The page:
1In addition to the outcomes measured in the meta-analysis table, WSIPP measures benefits and costs estimated from other outcomes associated with those reported in the evaluation literature. For example, empirical research demonstrates that high school graduation leads to reduced crime. These associated measures provide a more complete picture of the detailed costs and benefits of the program.

2“Others” includes benefits to people other than taxpayers and participants. Depending on the program, it could include reductions in crime victimization, the economic benefits from a more educated workforce, and the benefits from employer-paid health insurance.

3“Indirect benefits” includes estimates of the net changes in the value of a statistical life and net changes in the deadweight costs of taxation.
Detailed Monetary Benefit Estimates Per Participant
Affected outcome: Resulting benefits:1 Benefits accrue to:
Taxpayers Participants Others2 Indirect3 Total
Crime Criminal justice system $765 $0 $1,616 $383 $2,763
Alcohol use disorder Property loss associated with alcohol abuse or dependence $0 $0 $0 $0 $0
Opioid use disorder Labor market earnings associated with opioid drug abuse or dependence $102 $241 $0 $0 $343
Health care associated with opioid drug abuse or dependence $334 $46 $333 $167 $880
Mortality associated with opioids $32 $76 $0 $2,423 $2,531
Program cost Adjustment for deadweight cost of program $0 $0 $0 ($9,744) ($9,744)
Totals $1,233 $363 $1,949 ($6,772) ($3,226)
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Detailed Annual Cost Estimates Per Participant
Annual cost Year dollars Summary
Program costs $16,356 2015 Present value of net program costs (in 2022 dollars) ($19,488)
Comparison costs $0 2015 Cost range (+ or -) 20%
From January to June of 2015, Medicaid in Washington State spent an average of $1,363.03 per patient per month on injectable naltrexone treatment for alcohol and opiate dependence (personal communication with Donna Sullivan at Washington Health Care Authority, 2/4/2016). We assume an average treatment period of 12 months to reflect the time for which we model benefits. We multiply the treatment period by the patient per-month cost to calculate the total per-patient cost of injectable naltrexone treatment.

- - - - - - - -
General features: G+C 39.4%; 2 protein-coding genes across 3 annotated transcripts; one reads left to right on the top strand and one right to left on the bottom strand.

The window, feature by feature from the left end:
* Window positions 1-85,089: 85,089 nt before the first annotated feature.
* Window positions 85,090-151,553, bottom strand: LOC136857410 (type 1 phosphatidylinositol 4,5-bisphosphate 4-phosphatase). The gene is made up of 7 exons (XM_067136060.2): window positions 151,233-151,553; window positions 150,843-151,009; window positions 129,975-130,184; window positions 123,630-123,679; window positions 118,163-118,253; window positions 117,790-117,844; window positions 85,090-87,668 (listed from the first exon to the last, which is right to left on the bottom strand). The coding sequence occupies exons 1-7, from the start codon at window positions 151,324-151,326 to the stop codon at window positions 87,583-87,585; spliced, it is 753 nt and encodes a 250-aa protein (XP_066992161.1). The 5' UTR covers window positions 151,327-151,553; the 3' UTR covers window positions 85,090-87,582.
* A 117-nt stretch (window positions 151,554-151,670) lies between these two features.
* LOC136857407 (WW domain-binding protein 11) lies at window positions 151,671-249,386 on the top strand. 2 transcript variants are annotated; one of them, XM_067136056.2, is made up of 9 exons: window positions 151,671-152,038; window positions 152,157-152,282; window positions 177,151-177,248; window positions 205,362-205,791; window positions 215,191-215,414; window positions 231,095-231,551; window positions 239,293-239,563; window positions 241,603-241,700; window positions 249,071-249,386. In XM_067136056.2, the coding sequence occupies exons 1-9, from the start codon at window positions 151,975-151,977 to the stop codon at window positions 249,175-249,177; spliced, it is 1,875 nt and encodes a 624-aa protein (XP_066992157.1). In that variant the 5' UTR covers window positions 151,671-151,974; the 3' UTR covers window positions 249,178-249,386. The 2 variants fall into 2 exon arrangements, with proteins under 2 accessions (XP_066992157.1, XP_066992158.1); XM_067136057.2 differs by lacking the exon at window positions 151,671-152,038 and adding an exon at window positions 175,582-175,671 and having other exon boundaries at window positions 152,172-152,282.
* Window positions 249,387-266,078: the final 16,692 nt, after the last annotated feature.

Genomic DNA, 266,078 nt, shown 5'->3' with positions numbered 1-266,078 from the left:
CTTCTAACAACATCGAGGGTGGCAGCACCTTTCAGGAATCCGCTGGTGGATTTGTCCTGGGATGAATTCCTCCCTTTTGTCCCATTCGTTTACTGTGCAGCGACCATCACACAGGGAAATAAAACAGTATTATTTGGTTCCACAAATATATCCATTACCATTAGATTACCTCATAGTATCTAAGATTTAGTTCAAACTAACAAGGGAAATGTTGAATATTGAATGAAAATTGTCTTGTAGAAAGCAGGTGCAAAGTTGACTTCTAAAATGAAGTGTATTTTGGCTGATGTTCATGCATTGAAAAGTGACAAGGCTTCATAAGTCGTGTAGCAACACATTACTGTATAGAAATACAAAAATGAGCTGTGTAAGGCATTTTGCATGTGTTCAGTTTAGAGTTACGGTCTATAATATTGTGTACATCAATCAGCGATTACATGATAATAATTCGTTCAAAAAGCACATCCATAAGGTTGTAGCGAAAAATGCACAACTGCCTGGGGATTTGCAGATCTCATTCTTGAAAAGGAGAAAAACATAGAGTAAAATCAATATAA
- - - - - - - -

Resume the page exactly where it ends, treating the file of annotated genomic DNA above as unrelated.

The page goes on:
The figures shown are estimates of the costs to implement programs in Washington. The comparison group costs reflect either no treatment or treatment as usual, depending on how effect sizes were calculated in the meta-analysis. The cost range reported above reflects potential variation or uncertainty in the cost estimate; more detail can be found in our Technical Documentation.
Benefits Minus Costs
Benefits by Perspective
Taxpayer Benefits by Source of Value
Benefits Minus Costs Over Time (Cumulative Discounted Dollars)
The graph above illustrates the estimated cumulative net benefits per-participant for the first fifty years beyond the initial investment in the program. We present these cash flows in discounted dollars. If the dollars are negative (bars below $0 line), the cumulative benefits do not outweigh the cost of the program up to that point in time. The program breaks even when the dollars reach $0. At this point, the total benefits to participants, taxpayers, and others, are equal to the cost of the program. If the dollars are above $0, the benefits of the program exceed the initial investment.

Citations Used in the Meta-Analysis

Lee, J.D., McDonald, R., Grossman, E., McNeely, J., Laska, E., Rotrosen, J., & Gourevitch, M.N. (2015). Opioid treatment at release from jail using extended-release naltrexone: A pilot proof-of-concept randomized effectiveness trial. Addiction, 110(6), 1008-1014.

Lee, J.D., Friedmann, P.D., Kinlock, T.W., Nunes, E.V., Boney, T.Y., Hoskinson, R.A., . . . O’Brien, C.P. (2016). Extended-release naltrexone to prevent opioid relapse in criminal justice offenders. New England Journal of Medicine, 374(13), 1232-1242.

Springer, S.A., Di Paola, A., Azar, M.M., Barbour, R., Biondi, B.E., Desabrais, M., . . . Lincoln, T., (2018). Extended-release Naltrexone improves viral suppression among incarcerated persons living with HIV with opioid use disorders transitioning to the community: Results of a double-blind, placebo-controlled randomized trial. Journal of Acquired Immune Deficiency Syndromes, 78(1), 43-53.